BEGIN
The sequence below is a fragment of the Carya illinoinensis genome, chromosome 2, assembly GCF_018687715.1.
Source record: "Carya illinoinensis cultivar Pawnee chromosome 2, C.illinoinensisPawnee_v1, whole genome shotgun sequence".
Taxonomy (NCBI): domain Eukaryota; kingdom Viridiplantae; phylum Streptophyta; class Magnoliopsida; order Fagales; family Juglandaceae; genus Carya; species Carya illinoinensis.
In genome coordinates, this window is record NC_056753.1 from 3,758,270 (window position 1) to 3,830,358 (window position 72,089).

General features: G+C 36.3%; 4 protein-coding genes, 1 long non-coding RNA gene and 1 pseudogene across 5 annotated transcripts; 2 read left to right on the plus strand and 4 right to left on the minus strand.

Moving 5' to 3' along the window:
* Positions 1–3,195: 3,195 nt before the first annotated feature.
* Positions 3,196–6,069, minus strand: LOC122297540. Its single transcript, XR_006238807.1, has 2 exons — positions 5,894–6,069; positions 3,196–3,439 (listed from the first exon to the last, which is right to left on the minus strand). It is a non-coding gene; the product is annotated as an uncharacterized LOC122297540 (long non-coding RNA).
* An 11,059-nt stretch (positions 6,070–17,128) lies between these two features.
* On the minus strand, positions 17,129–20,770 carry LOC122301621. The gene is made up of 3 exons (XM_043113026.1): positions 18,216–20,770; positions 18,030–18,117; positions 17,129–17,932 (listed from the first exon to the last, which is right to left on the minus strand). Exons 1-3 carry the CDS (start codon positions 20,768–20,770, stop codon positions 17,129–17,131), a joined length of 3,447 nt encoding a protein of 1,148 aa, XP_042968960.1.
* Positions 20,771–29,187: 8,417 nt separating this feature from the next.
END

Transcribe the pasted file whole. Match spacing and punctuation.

The sequence below is a fragment of the Carya illinoinensis genome, chromosome 2, assembly GCF_018687715.1.
Source record: "Carya illinoinensis cultivar Pawnee chromosome 2, C.illinoinensisPawnee_v1, whole genome shotgun sequence".
Taxonomy (NCBI): domain Eukaryota; kingdom Viridiplantae; phylum Streptophyta; class Magnoliopsida; order Fagales; family Juglandaceae; genus Carya; species Carya illinoinensis.
In genome coordinates, this window is record NC_056753.1 from 3,758,270 (window position 1) to 3,830,358 (window position 72,089).

General features: G+C 36.3%; 4 protein-coding genes, 1 long non-coding RNA gene and 1 pseudogene across 5 annotated transcripts; 2 read left to right on the plus strand and 4 right to left on the minus strand.

Moving 5' to 3' along the window:
* Positions 1–3,195: 3,195 nt before the first annotated feature.
* Positions 3,196–6,069, minus strand: LOC122297540. Its single transcript, XR_006238807.1, has 2 exons — positions 5,894–6,069; positions 3,196–3,439 (listed from the first exon to the last, which is right to left on the minus strand). It is a non-coding gene; the product is annotated as an uncharacterized LOC122297540 (long non-coding RNA).
* An 11,059-nt stretch (positions 6,070–17,128) lies between these two features.
* On the minus strand, positions 17,129–20,770 carry LOC122301621. The gene is made up of 3 exons (XM_043113026.1): positions 18,216–20,770; positions 18,030–18,117; positions 17,129–17,932 (listed from the first exon to the last, which is right to left on the minus strand). Exons 1-3 carry the CDS (start codon positions 20,768–20,770, stop codon positions 17,129–17,131), a joined length of 3,447 nt encoding a protein of 1,148 aa, XP_042968960.1.
* Positions 20,771–29,187: 8,417 nt separating this feature from the next.